He concluded: "Given the current regulatory focus on consumer affordability and reckless lending, we are currently refreshing all our NCA training, with specific focus on affordability calculations."
Good to hear.
Without the help of the Thomsons, that bed debt would have gone on to attract interest and debt collectors' fees, spelling certain financial ruin for Mlilo.
Dependents or not, shared living expenses or not, R469 out of a R980 monthly income is a disproportionate amount |to pay off a bed purchase, one that was padded with interest and all manner of extra costs. Life and goods insurance alone totalled R2 250.
"No matter what they say they did, William could not afford this debt, and a very simple, two-minute discussion with him would have highlighted it to any reasonable person," Judy Thomson maintains.
"It should have been very apparent that there was no way he understood what he was signing."
Affordability calculations aren't the only aspect of the lower end of the furniture business in need of refreshment, in my view.
Those massive extras need to be done away with in some cases - extended warranties on beds, for starters - or at least severely trimmed, in the case of the insurances.
And there should be extraordinary procedures in place for dealing with illiterate consumers.
As does my commitment to the view that Gardner and the rest of us have a right to know.
THE first thing I asked Durban personal assistant Sue Gardner when she told me that fraudsters had whipped almost R20 000 out of her bank account was: "Do you remember clicking on a link in an e-mail that you thought was sent by your bank?"
It's the question I ask all those who approach me about the same predicament.
In all previous cases, excluding those involving bank card skimming and the like, it has turned out that, yes, they clicked on the e-mail link in order to "update their security", as instructed by the e-mail, and provided their bank details, including their PIN.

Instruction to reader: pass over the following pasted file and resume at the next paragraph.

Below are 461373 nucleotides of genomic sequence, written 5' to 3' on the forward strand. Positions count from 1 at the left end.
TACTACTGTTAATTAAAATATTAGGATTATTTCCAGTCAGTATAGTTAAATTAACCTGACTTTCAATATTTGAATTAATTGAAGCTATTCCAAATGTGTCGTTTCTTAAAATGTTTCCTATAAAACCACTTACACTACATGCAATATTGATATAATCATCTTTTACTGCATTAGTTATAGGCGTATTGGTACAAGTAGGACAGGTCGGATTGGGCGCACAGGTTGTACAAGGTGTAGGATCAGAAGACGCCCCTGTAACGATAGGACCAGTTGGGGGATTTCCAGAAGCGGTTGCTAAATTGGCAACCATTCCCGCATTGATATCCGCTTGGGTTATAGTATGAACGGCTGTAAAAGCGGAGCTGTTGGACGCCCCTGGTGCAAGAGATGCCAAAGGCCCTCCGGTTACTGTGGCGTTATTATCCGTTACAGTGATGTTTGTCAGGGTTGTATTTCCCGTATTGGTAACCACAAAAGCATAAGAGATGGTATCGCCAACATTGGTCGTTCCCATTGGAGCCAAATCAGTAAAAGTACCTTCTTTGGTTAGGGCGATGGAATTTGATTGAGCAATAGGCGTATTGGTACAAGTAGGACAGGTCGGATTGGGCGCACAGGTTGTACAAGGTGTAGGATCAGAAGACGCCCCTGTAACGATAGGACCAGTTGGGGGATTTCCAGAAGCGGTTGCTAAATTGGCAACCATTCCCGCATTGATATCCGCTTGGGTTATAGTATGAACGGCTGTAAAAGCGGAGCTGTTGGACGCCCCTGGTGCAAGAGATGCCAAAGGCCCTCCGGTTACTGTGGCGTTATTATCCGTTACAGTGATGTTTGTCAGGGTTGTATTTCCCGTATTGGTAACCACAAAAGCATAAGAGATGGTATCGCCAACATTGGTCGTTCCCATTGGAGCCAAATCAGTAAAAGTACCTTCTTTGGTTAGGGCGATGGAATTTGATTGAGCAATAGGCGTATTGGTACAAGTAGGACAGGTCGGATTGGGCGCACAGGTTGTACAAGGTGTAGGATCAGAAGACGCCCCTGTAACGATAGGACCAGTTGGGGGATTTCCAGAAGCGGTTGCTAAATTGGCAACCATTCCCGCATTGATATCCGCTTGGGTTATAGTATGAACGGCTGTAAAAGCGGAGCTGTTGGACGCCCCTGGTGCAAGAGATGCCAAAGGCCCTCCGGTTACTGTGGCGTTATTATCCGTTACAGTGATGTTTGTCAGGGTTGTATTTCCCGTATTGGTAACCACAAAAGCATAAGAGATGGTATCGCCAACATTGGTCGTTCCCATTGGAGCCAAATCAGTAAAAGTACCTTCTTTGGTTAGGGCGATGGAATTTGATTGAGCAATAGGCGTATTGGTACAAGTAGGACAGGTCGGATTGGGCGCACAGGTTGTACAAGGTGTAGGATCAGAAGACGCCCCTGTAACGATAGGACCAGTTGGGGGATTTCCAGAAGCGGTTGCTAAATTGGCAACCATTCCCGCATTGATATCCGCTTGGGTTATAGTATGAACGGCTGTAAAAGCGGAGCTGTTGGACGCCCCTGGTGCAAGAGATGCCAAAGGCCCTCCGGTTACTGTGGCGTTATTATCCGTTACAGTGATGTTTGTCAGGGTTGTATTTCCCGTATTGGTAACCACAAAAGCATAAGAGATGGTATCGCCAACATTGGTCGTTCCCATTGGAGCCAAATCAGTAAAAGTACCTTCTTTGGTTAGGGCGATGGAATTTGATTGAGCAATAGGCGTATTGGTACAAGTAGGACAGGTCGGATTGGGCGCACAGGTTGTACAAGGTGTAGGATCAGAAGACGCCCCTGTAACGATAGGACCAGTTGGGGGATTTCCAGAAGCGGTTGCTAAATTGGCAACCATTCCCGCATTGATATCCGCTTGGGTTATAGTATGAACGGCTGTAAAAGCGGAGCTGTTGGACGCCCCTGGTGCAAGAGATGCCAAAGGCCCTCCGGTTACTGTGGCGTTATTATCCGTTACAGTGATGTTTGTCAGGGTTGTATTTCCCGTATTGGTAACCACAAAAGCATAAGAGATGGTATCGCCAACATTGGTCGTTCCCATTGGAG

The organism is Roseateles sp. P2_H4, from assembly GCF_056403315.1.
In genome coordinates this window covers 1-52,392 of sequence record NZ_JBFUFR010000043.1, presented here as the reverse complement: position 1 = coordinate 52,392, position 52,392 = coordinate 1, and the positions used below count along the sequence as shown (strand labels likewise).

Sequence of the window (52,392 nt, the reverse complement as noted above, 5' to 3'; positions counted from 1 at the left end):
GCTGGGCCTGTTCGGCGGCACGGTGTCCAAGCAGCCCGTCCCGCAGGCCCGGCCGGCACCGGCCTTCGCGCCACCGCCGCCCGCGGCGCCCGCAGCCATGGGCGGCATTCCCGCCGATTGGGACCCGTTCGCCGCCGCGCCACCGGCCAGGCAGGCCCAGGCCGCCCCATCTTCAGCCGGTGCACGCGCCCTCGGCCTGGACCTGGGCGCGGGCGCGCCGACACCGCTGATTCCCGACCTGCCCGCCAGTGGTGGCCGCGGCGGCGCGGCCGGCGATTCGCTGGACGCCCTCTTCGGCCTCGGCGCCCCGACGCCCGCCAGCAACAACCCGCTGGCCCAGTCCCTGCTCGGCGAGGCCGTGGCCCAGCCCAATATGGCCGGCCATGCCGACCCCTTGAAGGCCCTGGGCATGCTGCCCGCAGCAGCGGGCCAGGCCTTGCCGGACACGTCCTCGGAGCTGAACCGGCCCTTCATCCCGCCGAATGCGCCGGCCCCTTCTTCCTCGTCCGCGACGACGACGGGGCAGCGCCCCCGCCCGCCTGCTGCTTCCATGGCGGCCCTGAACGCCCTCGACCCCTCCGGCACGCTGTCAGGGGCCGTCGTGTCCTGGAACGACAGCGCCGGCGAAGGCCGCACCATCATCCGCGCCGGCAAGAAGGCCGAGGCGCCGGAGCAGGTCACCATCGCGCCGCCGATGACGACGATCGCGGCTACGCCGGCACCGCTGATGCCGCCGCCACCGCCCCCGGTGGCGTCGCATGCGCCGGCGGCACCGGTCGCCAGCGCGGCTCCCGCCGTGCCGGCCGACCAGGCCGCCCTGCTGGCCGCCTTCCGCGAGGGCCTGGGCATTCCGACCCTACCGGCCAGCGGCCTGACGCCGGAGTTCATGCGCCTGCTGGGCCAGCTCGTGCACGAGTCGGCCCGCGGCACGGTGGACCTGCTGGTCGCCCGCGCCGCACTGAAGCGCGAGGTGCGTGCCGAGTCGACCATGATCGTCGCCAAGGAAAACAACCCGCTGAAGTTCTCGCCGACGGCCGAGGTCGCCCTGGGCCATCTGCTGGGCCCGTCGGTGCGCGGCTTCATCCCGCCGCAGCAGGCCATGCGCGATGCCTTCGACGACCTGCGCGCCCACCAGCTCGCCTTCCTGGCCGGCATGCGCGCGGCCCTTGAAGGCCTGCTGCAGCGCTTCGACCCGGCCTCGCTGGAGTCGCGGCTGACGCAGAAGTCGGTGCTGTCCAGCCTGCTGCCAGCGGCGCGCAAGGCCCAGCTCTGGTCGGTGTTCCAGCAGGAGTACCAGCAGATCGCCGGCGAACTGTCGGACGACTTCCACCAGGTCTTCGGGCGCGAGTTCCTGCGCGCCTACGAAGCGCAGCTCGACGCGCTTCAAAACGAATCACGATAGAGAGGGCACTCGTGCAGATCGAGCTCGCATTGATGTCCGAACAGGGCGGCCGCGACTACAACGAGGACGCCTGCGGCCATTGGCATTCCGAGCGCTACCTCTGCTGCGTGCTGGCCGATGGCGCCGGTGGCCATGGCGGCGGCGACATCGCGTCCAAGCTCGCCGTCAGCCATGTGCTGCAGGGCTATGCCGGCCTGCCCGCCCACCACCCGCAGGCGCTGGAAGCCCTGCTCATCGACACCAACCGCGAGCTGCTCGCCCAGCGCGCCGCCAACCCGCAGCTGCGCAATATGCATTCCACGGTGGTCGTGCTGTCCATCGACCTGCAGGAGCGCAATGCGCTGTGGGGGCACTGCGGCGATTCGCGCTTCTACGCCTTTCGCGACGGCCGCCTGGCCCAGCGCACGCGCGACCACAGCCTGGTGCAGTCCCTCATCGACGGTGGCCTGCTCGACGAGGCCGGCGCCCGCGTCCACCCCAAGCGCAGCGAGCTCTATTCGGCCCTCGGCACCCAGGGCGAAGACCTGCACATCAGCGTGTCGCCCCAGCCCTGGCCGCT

And thus they'd unwittingly provided not their bank, but a fraudster, with the means to transfer money out of their account. Well, almost.
In order to ensure that the bank sends the one-time password (OTP) needed to do an electronic funds transfer to them, not the genuine account holder, they hijack the victim's cellphone by doing a SIM card swop, with the help of an accomplice working for a cellphone network.
And so it was in Gardner's case.
If someone is found to have responded to a phishing e-mail, the banks take no responsibility for their loss, as they are deemed to have compromised their own security. Of course, such crimes can't be committed without the fraudster also obtaining the OTP, via cellphone, and that remains a thorny issue.
Gardner was adamant that not only had she not responded to any of the many phishing e-mails she'd received, but that no one could have used her computer in order to do so.
She lives alone and has no computer at home, nor does |she have a smartphone on which to do banking.
She did her internet banking on her work PC, in one quick session at about 7.30am when no one else was around, and in any event, she has a semi-enclosed office tucked away in the corner of an open-plan office.
The first Gardner knew of any suspicious activity on her account was when she got a call from a bank employee at work on the morning of October 11, to say that her account had been blocked as the bank suspected that fraudulent withdrawals had been made.